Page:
Ecclesfield Crafts

Along with farming, the staple trade of old Ecclesfield seems to have been nail-making. There are records dating from 1672 showing that there were 24 smithies in the northern part of the parish.

In his will of 1506, John Hill is described as a nailer. The first traces of iron working go back to the 12th century, when the monks of Kirkstead Abbey had a smithy at Thundercliffe Grange.

The locally produced iron was slit into rods and these made into nails. Ecclesfield got its rods from Wortley. Local middlemen, called nailchapmen, fetched the raw materials and also took the finished products to Bawtry, the nearest inland port, from where they were shipped far afield. These nailchapmen were wealthy entrepreneurs, Nicholas Gill of Chapeltown left nearly 2,000 in his will of 1735/6.

Mr Ridge's Workshop

Nailmaking was a domestic craft, and was not organised on a factory basis. The smithies were usually in back-yards or out-buildings. The iron rods were heated in a coke fire which was kept hot by using hand bellows. A cutting edge was fixed to the anvil and this was used to cut the length required. The cut pieces were then placed in a hole in the anvil and given a sharp blow which formed the head of the nail. This blow also caused the nail to fly out of the hole. All these processes were performed at a great speed.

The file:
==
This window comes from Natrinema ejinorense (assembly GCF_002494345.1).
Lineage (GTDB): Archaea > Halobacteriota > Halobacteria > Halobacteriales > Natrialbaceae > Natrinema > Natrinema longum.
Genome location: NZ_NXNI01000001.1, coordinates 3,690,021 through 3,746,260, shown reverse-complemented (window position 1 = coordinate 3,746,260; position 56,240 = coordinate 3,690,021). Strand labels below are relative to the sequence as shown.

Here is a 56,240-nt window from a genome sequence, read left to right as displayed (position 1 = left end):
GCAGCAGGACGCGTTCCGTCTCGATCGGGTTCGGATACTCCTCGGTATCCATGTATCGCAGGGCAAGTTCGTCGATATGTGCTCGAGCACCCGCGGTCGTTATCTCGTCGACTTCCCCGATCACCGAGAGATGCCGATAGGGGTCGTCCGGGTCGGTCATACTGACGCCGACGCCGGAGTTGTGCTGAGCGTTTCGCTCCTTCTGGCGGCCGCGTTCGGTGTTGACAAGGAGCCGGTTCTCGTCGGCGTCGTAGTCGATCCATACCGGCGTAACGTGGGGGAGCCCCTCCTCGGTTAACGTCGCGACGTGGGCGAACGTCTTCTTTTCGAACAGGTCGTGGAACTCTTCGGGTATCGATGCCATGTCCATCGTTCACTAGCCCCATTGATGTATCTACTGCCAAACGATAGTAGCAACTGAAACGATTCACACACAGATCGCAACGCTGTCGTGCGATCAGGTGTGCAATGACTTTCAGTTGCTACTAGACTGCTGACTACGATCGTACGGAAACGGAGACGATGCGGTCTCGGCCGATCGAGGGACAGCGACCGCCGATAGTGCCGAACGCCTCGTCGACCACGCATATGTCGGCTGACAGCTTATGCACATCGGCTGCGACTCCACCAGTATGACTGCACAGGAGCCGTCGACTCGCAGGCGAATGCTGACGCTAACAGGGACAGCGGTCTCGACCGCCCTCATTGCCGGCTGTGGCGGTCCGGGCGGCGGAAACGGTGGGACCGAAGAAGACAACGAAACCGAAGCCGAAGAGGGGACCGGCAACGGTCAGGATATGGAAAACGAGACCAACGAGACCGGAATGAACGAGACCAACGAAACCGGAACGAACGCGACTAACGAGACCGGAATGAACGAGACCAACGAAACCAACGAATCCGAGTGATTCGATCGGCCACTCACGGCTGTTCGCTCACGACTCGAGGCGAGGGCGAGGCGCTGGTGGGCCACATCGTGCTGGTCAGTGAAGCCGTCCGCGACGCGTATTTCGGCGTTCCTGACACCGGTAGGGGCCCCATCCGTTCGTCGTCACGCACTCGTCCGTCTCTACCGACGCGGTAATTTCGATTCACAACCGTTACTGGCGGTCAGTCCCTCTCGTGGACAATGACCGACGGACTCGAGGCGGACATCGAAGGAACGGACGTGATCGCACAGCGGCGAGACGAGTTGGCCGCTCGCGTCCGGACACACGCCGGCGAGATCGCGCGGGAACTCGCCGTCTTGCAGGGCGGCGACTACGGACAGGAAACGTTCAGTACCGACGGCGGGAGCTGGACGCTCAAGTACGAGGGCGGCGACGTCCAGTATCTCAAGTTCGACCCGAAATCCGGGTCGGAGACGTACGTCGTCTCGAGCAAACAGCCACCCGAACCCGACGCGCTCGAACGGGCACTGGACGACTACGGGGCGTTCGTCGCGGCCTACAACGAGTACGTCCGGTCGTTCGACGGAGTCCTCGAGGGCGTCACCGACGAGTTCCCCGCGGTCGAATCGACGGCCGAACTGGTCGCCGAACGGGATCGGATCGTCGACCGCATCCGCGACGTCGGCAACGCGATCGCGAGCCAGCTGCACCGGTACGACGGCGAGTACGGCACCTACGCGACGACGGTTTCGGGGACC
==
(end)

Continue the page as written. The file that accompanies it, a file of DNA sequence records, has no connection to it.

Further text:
A craft workshop typical of Ecclesfield, owned by Mr Ridge, gimlet maker, of Wallet End

(drawing after an original photograph by David Hey)

Crafts...more John Birkhead Gimlet Making


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